Black Friday

Dropbox Explains DMCA Takedowns

Ben Taylor

Ben Taylor

April 4, 2014

In recent months, Internet users have become uncomfortably aware that their online activities are often far from private.

Thanks to a constant stream of revelations relating to cyber-privacy (or the lack of it), individuals are starting to become far more protective of the information they share online.

However, even those most sceptical of the real-life lack of privacy were surprised when, a few weeks ago, it was revealed that a user of the popular Dropbox cloud service had had a file blocked from sharing, following a request under the Digital Millennium Copyright Act (DMCA).

These takedown requests are rather common in the grand scheme of things, and anyone who shares files within the “grey areas” of copyright legislation is undoubtedly familiar with them. What was shocking about the Dropbox news was that people have become used to treating Dropbox as a personal storage area—almost an extension to their hard drive. People (perhaps naively) assumed that Dropbox didn’t snoop in their personal folders.

Now, Dropbox have officially clarified their position, essentially to reassure people that there isn’t really any actual snooping going on.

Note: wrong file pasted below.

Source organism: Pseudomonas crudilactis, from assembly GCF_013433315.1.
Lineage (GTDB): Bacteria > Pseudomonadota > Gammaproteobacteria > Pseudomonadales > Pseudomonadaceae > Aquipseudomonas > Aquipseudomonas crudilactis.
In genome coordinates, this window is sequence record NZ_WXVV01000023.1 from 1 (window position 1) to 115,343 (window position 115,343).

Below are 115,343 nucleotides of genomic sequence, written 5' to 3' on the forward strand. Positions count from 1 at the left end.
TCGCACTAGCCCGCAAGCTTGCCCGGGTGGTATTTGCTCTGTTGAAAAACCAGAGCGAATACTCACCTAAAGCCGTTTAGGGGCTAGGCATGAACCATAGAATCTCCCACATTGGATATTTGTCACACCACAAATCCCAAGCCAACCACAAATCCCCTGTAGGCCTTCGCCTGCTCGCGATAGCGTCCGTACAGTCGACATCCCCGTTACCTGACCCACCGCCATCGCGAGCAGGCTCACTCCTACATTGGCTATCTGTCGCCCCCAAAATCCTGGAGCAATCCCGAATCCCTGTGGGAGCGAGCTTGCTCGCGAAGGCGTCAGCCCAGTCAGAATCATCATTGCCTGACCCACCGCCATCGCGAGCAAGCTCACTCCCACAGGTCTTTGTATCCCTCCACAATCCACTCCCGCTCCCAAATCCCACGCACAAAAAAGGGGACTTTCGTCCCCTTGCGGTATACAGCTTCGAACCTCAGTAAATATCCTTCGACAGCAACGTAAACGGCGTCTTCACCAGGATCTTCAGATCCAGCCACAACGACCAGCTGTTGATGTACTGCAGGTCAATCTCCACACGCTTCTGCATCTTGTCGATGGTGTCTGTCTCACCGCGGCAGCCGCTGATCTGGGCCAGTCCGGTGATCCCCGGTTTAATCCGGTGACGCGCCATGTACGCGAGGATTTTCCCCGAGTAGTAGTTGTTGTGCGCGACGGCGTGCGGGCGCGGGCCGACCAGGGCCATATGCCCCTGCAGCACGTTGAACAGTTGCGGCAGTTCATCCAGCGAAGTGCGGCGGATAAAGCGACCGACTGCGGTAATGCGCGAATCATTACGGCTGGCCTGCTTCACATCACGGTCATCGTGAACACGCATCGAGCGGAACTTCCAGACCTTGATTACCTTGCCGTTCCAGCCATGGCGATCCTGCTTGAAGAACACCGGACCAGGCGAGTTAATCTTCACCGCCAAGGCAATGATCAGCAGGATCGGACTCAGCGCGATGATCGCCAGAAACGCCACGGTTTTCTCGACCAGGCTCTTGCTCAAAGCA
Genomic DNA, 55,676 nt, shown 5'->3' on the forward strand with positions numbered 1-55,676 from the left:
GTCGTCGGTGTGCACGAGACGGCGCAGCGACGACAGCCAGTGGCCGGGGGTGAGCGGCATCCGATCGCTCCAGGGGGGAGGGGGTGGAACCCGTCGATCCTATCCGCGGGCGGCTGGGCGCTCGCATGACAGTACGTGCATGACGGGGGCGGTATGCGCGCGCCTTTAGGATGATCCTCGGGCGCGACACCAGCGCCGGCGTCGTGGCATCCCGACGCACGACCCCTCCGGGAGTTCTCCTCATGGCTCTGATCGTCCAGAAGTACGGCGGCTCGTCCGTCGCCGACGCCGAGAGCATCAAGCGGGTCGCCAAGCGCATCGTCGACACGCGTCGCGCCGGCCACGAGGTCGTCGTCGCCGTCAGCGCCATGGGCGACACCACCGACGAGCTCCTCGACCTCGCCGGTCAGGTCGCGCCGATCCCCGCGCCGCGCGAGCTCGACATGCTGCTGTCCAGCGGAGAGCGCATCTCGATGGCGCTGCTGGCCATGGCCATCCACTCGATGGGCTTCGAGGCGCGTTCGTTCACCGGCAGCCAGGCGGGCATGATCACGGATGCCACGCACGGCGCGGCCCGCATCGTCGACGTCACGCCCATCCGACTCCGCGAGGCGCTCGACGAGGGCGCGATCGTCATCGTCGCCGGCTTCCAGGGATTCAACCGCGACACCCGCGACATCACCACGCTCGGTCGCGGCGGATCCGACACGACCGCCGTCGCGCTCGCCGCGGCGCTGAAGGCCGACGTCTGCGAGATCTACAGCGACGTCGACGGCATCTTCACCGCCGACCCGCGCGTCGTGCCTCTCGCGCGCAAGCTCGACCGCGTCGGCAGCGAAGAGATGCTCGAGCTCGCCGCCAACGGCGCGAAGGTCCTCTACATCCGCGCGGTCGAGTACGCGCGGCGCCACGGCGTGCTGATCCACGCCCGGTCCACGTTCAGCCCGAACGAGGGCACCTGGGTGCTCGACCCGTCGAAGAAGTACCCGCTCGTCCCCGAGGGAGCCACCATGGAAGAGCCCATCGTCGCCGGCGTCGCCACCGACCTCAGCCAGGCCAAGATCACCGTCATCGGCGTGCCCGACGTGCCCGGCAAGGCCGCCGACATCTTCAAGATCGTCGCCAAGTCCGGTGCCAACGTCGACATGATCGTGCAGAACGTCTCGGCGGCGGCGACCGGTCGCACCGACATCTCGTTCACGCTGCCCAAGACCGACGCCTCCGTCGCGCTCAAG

Dropbox use a process known as “file hashing” to detect identical files. They use this to cut back on storage requirements. If someone tries to upload a large file with the same “hash value” as a file already elsewhere on the service, it’s clear the file is the same, and Dropbox simply provides access to that instead.

However, since the story emerged, it’s also become clear that Dropbox also use file hashing to identify hash values that correspond with files that are known to be in breach of copyright regulations (and subject to DMCA takedown requests).

So while Dropbox may not be actually looking inside their’ user’s accounts, they can’t deny that their hashing system detects potentially illegal content as a matter of course.

In the case of the user who noticed the warning, Dropbox didn’t actually remove the file from their account; they simply stopped them sharing it. But for Dropbox users the world over, it’s now abundantly clear that the “powers that be” can quickly detect if accounts are being used to store files that should be covered under copyright. Anyone with a lackadaisical approach to their online privacy should take note.

 

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